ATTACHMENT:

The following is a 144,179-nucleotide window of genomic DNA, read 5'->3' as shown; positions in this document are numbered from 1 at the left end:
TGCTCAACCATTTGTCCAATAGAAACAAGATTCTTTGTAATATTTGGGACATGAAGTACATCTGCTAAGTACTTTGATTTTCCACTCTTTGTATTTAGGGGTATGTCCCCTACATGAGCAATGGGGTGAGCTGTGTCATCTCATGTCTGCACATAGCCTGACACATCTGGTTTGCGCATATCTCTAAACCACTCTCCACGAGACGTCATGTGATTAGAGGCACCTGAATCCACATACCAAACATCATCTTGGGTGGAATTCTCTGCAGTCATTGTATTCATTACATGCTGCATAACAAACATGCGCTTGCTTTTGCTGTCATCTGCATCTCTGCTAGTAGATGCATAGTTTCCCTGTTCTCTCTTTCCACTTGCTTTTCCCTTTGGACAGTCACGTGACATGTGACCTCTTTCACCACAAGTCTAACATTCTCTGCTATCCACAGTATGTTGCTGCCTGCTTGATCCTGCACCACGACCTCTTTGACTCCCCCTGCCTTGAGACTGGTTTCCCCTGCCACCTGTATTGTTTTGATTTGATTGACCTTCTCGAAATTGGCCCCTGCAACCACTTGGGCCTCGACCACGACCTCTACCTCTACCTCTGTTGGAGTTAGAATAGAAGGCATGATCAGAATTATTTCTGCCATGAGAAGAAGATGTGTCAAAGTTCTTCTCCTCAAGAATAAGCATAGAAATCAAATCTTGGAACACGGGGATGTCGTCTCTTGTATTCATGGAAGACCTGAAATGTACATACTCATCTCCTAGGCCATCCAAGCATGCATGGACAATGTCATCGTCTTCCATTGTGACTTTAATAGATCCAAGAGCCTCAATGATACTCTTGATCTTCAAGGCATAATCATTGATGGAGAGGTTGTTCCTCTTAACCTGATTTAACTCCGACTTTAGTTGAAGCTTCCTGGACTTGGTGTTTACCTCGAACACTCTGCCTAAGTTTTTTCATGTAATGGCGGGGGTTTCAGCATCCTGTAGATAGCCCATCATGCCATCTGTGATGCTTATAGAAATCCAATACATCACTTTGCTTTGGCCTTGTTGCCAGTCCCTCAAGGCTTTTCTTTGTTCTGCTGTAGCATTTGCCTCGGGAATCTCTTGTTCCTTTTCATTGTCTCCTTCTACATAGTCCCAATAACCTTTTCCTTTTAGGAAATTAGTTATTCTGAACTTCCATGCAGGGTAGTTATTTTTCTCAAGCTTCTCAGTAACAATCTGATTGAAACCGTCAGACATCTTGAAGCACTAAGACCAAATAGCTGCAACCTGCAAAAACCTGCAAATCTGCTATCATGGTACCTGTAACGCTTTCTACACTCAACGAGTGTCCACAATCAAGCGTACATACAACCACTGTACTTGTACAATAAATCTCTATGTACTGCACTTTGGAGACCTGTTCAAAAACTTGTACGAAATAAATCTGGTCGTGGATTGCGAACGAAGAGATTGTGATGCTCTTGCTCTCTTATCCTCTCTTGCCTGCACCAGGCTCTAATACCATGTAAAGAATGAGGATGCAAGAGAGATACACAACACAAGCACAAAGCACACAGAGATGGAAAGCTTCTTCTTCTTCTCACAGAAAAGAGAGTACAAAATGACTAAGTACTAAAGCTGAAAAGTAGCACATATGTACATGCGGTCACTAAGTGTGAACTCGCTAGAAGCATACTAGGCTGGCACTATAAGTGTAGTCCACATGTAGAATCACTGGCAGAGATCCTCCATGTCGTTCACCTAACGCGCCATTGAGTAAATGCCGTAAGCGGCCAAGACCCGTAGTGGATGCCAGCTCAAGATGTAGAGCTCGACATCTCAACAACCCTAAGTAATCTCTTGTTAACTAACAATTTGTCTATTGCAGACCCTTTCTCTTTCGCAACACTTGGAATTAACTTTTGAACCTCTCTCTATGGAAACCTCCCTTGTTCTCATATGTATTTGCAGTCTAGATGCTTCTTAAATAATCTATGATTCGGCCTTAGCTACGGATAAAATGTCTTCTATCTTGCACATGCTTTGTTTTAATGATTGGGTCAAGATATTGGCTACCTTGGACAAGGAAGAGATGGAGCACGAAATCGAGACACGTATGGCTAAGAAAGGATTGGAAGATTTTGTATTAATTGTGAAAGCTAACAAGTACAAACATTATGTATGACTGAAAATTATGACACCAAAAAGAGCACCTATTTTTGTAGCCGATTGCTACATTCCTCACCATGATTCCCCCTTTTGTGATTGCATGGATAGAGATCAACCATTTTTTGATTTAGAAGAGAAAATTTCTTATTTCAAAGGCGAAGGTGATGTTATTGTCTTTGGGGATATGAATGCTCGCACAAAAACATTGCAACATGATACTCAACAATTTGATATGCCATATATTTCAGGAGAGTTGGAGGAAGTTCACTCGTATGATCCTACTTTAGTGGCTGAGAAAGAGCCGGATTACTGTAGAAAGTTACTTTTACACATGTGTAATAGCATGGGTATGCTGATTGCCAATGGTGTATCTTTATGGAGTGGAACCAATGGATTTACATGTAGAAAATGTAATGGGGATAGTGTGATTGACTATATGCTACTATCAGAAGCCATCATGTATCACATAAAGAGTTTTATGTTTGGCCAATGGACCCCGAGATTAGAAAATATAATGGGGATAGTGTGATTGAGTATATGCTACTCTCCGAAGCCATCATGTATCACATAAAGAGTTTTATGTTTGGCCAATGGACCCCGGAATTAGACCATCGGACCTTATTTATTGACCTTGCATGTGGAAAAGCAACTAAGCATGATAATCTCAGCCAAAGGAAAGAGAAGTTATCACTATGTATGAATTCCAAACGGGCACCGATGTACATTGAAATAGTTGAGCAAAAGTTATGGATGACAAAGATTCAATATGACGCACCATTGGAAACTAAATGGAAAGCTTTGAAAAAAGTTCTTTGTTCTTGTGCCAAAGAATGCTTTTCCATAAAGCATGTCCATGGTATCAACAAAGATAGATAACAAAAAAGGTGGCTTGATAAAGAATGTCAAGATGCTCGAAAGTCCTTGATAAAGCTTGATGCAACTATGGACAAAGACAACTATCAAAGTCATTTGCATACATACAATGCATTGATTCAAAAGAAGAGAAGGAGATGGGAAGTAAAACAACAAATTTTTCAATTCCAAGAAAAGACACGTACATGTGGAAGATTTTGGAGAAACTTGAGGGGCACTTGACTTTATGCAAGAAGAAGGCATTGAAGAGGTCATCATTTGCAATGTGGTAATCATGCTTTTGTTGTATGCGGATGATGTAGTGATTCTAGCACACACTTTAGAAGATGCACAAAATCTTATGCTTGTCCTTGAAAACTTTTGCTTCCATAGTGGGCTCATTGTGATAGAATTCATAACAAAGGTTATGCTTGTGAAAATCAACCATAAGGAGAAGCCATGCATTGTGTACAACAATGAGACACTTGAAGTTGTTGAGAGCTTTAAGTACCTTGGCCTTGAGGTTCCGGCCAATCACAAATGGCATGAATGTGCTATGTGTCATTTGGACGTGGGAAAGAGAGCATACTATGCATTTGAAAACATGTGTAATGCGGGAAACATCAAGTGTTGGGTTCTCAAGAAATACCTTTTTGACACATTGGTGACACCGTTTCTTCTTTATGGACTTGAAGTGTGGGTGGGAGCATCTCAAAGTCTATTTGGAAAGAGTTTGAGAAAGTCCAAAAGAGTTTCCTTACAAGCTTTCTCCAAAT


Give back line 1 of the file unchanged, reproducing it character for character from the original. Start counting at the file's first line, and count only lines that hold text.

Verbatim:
The following is a 144,179-nucleotide window of genomic DNA, read 5'->3' as shown; positions in this document are numbered from 1 at the left end: